Earlier this month, USAID and Pact launched a $14 million initiative to enable communities and the local government to protect four of Malawi’s main lakes, a significant contributor to the health of the country and its people. Caring for these ecosystems will improve the health and livelihoods of tens of thousands of households that rely on the lakes and surrounding ecosystems for nutrition and income.
The four lakes provide up to 85 percent of Malawi’s annual fish production, a vital source of protein and fundamental to food security in the country. In addition to supporting individual health and nutrition, fish provide livelihoods for up to 65,000 fishers and more than 300,000 traders and processors.
Despite the obvious importance of fish to the health and economies of local communities, the fisheries are under considerable stress due to population growth, catchment degradation, climate change and unsustainable harvest and management practices.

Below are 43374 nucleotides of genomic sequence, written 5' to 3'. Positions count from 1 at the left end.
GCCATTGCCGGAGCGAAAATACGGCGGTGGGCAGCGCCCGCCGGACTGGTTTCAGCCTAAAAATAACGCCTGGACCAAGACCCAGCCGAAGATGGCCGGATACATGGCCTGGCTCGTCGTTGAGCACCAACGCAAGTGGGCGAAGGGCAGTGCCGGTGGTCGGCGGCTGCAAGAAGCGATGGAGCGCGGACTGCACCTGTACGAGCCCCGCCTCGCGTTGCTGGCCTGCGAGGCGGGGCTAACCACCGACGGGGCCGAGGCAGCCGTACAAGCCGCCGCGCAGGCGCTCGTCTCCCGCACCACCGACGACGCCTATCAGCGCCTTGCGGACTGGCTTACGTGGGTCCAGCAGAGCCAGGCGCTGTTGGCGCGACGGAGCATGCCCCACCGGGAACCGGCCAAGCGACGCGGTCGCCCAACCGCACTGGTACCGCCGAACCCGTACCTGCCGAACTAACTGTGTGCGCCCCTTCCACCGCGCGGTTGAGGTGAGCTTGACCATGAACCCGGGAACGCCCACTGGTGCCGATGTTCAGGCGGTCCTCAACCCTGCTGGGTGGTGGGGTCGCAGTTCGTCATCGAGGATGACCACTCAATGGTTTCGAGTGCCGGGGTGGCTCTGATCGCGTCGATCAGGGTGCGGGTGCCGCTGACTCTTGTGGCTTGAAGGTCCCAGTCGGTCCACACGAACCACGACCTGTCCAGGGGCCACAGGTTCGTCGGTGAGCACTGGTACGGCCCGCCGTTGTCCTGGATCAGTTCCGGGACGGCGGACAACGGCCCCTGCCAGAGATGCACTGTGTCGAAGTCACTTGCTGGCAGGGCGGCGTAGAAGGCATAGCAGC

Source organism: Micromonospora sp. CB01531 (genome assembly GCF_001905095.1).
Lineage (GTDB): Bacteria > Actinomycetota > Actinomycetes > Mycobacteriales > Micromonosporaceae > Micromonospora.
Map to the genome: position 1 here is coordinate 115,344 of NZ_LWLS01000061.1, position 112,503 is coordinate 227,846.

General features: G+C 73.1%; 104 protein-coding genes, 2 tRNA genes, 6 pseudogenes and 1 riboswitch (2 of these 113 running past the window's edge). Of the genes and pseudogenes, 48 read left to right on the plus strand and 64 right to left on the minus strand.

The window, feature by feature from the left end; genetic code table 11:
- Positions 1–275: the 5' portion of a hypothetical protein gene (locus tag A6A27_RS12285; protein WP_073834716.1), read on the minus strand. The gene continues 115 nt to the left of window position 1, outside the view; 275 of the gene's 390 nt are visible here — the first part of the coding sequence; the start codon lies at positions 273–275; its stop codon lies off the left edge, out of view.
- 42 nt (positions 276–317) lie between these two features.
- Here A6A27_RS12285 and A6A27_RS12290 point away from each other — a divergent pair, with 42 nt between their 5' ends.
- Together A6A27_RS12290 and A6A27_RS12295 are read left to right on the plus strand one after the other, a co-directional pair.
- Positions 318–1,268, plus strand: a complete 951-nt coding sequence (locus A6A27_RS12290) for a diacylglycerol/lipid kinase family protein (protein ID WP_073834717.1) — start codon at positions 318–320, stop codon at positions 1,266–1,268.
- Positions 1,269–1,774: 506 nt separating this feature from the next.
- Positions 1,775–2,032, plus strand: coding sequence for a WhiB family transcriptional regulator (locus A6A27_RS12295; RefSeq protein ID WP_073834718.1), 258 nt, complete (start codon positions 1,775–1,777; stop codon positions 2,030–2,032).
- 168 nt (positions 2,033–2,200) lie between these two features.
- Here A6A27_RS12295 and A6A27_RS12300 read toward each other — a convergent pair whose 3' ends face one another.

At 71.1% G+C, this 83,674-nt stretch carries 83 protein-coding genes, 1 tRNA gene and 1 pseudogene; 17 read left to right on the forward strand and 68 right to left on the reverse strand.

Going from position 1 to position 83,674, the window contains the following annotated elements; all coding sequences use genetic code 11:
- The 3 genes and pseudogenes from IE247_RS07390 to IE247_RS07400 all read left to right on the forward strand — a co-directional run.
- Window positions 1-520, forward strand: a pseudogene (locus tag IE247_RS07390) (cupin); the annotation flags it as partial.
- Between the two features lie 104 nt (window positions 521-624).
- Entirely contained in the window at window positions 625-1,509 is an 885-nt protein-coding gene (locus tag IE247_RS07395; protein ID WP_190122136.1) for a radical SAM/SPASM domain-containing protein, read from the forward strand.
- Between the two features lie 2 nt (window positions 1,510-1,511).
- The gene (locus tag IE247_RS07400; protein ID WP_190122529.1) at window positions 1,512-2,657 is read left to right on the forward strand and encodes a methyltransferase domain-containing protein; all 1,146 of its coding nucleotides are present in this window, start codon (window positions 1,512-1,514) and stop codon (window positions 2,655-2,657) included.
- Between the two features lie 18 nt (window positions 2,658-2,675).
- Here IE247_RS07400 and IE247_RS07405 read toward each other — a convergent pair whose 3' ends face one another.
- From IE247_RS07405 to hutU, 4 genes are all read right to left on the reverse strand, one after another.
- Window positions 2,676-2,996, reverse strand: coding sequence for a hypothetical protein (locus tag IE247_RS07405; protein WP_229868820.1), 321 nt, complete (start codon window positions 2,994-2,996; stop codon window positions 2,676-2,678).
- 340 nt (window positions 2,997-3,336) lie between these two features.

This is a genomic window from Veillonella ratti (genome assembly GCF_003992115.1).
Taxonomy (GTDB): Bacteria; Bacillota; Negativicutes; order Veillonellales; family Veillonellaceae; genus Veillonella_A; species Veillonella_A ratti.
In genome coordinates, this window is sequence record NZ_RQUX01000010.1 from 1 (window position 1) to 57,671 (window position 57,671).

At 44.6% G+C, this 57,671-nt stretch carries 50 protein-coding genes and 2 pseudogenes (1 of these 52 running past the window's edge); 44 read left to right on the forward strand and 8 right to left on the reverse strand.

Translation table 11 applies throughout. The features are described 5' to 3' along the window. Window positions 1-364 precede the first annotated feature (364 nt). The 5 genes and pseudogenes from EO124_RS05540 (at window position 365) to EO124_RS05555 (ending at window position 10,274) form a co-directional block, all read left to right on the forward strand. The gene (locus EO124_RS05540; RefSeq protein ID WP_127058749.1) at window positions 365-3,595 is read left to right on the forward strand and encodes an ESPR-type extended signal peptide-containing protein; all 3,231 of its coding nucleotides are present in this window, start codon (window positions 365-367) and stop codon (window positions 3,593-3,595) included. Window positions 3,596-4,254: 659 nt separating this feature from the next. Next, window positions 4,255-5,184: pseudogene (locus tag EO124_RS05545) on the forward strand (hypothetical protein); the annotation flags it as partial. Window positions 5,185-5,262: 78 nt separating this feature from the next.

Pact is partnering with Rhode Island University, Christian Aid, Emmanuel International, Wildlife Society of Malawi, Community Initiative for Self Reliance, and the Center for Environmental Policy and Advocacy to address these challenges, focusing on climate change adaptation and biodiversity conservation.
The project is part of five new USAID sustainable economic growth projects in Malawi totaling $140 million. The projects will create a network for collaboration and integration, encouraging sharing of skills and expertise across similar geographic locations throughout the country.
The Malawi Minister of Natural Resources, Energy and Mining and the Minister of Agriculture, Irrigation and Water Development kicked off the launch, which was attended by more than 100 local dignitaries and project representatives and more than 1,000 members of the public.
Pact and partners hosted a pavilion at the launch demonstrating the changes in fisheries during the past 50 years and best practices that will be implemented in the lake communities.
The five-year project will target 250,000 hectares of lake area and benefit 70,000 people and more than 50 institutions.